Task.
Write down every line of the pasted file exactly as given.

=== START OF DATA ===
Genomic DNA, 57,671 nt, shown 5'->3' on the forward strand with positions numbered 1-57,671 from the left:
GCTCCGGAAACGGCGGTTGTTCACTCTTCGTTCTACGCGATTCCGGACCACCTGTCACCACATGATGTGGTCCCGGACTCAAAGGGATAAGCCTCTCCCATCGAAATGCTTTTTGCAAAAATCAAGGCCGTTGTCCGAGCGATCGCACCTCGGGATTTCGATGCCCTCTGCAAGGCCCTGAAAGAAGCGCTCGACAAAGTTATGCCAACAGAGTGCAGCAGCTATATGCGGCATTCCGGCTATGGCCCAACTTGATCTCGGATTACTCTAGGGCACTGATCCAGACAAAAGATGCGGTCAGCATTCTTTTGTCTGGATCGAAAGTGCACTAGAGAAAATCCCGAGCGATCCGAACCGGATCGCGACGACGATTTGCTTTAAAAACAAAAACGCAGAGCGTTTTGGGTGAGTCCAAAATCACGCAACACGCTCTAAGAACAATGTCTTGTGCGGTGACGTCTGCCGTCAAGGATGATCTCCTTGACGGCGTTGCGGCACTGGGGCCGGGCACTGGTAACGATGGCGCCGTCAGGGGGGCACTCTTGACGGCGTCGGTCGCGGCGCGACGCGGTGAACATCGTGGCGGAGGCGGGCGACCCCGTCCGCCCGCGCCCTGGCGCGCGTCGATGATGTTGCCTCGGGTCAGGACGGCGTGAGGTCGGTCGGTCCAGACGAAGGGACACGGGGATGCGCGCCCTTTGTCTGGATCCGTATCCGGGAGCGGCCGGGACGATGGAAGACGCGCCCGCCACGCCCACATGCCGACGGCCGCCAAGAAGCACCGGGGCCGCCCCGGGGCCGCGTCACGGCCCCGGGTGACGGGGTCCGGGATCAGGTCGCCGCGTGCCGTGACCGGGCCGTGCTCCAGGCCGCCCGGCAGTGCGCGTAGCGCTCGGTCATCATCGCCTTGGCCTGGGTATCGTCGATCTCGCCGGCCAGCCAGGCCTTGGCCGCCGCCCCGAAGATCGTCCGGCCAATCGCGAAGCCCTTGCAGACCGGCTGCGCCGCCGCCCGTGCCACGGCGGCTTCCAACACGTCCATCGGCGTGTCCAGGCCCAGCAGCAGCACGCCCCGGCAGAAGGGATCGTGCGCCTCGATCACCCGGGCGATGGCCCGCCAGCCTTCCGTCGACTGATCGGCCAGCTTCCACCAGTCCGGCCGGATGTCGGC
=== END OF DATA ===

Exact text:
Genomic DNA, 57,671 nt, shown 5'->3' on the forward strand with positions numbered 1-57,671 from the left:
GCTCCGGAAACGGCGGTTGTTCACTCTTCGTTCTACGCGATTCCGGACCACCTGTCACCACATGATGTGGTCCCGGACTCAAAGGGATAAGCCTCTCCCATCGAAATGCTTTTTGCAAAAATCAAGGCCGTTGTCCGAGCGATCGCACCTCGGGATTTCGATGCCCTCTGCAAGGCCCTGAAAGAAGCGCTCGACAAAGTTATGCCAACAGAGTGCAGCAGCTATATGCGGCATTCCGGCTATGGCCCAACTTGATCTCGGATTACTCTAGGGCACTGATCCAGACAAAAGATGCGGTCAGCATTCTTTTGTCTGGATCGAAAGTGCACTAGAGAAAATCCCGAGCGATCCGAACCGGATCGCGACGACGATTTGCTTTAAAAACAAAAACGCAGAGCGTTTTGGGTGAGTCCAAAATCACGCAACACGCTCTAAGAACAATGTCTTGTGCGGTGACGTCTGCCGTCAAGGATGATCTCCTTGACGGCGTTGCGGCACTGGGGCCGGGCACTGGTAACGATGGCGCCGTCAGGGGGGCACTCTTGACGGCGTCGGTCGCGGCGCGACGCGGTGAACATCGTGGCGGAGGCGGGCGACCCCGTCCGCCCGCGCCCTGGCGCGCGTCGATGATGTTGCCTCGGGTCAGGACGGCGTGAGGTCGGTCGGTCCAGACGAAGGGACACGGGGATGCGCGCCCTTTGTCTGGATCCGTATCCGGGAGCGGCCGGGACGATGGAAGACGCGCCCGCCACGCCCACATGCCGACGGCCGCCAAGAAGCACCGGGGCCGCCCCGGGGCCGCGTCACGGCCCCGGGTGACGGGGTCCGGGATCAGGTCGCCGCGTGCCGTGACCGGGCCGTGCTCCAGGCCGCCCGGCAGTGCGCGTAGCGCTCGGTCATCATCGCCTTGGCCTGGGTATCGTCGATCTCGCCGGCCAGCCAGGCCTTGGCCGCCGCCCCGAAGATCGTCCGGCCAATCGCGAAGCCCTTGCAGACCGGCTGCGCCGCCGCCCGTGCCACGGCGGCTTCCAACACGTCCATCGGCGTGTCCAGGCCCAGCAGCAGCACGCCCCGGCAGAAGGGATCGTGCGCCTCGATCACCCGGGCGATGGCCCGCCAGCCTTCCGTCGACTGATCGGCCAGCTTCCACCAGTCCGGCCGGATGTCGGC